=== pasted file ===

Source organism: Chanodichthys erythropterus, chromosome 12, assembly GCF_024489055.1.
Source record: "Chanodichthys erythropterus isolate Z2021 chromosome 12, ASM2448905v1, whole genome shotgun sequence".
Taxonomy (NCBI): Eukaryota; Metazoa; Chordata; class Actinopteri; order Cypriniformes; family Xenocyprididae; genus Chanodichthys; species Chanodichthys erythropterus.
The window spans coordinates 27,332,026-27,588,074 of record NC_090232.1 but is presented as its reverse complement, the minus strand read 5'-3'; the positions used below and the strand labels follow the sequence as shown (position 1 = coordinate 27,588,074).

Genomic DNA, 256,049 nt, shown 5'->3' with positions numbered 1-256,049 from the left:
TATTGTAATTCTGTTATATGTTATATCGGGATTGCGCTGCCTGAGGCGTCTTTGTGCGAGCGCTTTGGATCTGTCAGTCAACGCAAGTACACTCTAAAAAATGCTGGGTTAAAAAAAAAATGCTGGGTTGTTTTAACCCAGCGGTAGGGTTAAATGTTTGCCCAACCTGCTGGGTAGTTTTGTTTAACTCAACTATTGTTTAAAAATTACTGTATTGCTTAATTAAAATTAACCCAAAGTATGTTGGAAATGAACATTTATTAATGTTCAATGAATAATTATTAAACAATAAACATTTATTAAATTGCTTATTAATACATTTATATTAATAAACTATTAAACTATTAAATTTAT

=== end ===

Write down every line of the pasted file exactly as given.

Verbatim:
Source organism: Chanodichthys erythropterus, chromosome 12, assembly GCF_024489055.1.
Source record: "Chanodichthys erythropterus isolate Z2021 chromosome 12, ASM2448905v1, whole genome shotgun sequence".
Taxonomy (NCBI): Eukaryota; Metazoa; Chordata; class Actinopteri; order Cypriniformes; family Xenocyprididae; genus Chanodichthys; species Chanodichthys erythropterus.
The window spans coordinates 27,332,026-27,588,074 of record NC_090232.1 but is presented as its reverse complement, the minus strand read 5'-3'; the positions used below and the strand labels follow the sequence as shown (position 1 = coordinate 27,588,074).

Genomic DNA, 256,049 nt, shown 5'->3' with positions numbered 1-256,049 from the left:
TATTGTAATTCTGTTATATGTTATATCGGGATTGCGCTGCCTGAGGCGTCTTTGTGCGAGCGCTTTGGATCTGTCAGTCAACGCAAGTACACTCTAAAAAATGCTGGGTTAAAAAAAAAATGCTGGGTTGTTTTAACCCAGCGGTAGGGTTAAATGTTTGCCCAACCTGCTGGGTAGTTTTGTTTAACTCAACTATTGTTTAAAAATTACTGTATTGCTTAATTAAAATTAACCCAAAGTATGTTGGAAATGAACATTTATTAATGTTCAATGAATAATTATTAAACAATAAACATTTATTAAATTGCTTATTAATACATTTATATTAATAAACTATTAAACTATTAAATTTAT